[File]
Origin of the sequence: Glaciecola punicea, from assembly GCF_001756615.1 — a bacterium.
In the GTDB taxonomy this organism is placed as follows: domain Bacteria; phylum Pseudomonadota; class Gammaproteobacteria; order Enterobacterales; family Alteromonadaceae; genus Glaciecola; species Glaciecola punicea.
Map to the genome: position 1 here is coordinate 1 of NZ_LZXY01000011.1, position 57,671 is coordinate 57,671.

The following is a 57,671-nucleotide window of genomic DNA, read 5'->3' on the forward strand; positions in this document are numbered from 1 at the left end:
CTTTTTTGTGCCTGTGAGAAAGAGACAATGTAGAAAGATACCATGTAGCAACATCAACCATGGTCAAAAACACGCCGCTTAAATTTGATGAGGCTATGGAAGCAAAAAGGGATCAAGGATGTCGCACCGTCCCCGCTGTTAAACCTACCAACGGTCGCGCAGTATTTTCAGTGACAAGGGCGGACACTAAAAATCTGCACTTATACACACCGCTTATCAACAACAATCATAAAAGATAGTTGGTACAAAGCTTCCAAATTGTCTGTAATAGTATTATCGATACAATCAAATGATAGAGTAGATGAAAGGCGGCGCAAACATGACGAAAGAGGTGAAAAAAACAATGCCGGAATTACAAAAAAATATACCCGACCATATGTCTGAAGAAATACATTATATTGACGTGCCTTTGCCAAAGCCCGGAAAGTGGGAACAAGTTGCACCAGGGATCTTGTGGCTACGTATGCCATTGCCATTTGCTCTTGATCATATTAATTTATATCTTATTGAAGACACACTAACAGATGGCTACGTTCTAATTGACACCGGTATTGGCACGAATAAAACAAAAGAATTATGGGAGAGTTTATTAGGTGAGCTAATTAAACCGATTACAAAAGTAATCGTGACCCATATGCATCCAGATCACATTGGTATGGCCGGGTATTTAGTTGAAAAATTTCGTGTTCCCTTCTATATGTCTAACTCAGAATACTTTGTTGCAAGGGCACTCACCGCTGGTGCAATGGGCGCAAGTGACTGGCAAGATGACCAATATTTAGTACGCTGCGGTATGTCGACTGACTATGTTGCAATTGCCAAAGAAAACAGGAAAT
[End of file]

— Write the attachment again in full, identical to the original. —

Origin of the sequence: Glaciecola punicea, from assembly GCF_001756615.1 — a bacterium.
In the GTDB taxonomy this organism is placed as follows: domain Bacteria; phylum Pseudomonadota; class Gammaproteobacteria; order Enterobacterales; family Alteromonadaceae; genus Glaciecola; species Glaciecola punicea.
Map to the genome: position 1 here is coordinate 1 of NZ_LZXY01000011.1, position 57,671 is coordinate 57,671.

The following is a 57,671-nucleotide window of genomic DNA, read 5'->3' on the forward strand; positions in this document are numbered from 1 at the left end:
CTTTTTTGTGCCTGTGAGAAAGAGACAATGTAGAAAGATACCATGTAGCAACATCAACCATGGTCAAAAACACGCCGCTTAAATTTGATGAGGCTATGGAAGCAAAAAGGGATCAAGGATGTCGCACCGTCCCCGCTGTTAAACCTACCAACGGTCGCGCAGTATTTTCAGTGACAAGGGCGGACACTAAAAATCTGCACTTATACACACCGCTTATCAACAACAATCATAAAAGATAGTTGGTACAAAGCTTCCAAATTGTCTGTAATAGTATTATCGATACAATCAAATGATAGAGTAGATGAAAGGCGGCGCAAACATGACGAAAGAGGTGAAAAAAACAATGCCGGAATTACAAAAAAATATACCCGACCATATGTCTGAAGAAATACATTATATTGACGTGCCTTTGCCAAAGCCCGGAAAGTGGGAACAAGTTGCACCAGGGATCTTGTGGCTACGTATGCCATTGCCATTTGCTCTTGATCATATTAATTTATATCTTATTGAAGACACACTAACAGATGGCTACGTTCTAATTGACACCGGTATTGGCACGAATAAAACAAAAGAATTATGGGAGAGTTTATTAGGTGAGCTAATTAAACCGATTACAAAAGTAATCGTGACCCATATGCATCCAGATCACATTGGTATGGCCGGGTATTTAGTTGAAAAATTTCGTGTTCCCTTCTATATGTCTAACTCAGAATACTTTGTTGCAAGGGCACTCACCGCTGGTGCAATGGGCGCAAGTGACTGGCAAGATGACCAATATTTAGTACGCTGCGGTATGTCGACTGACTATGTTGCAATTGCCAAAGAAAACAGGAAAT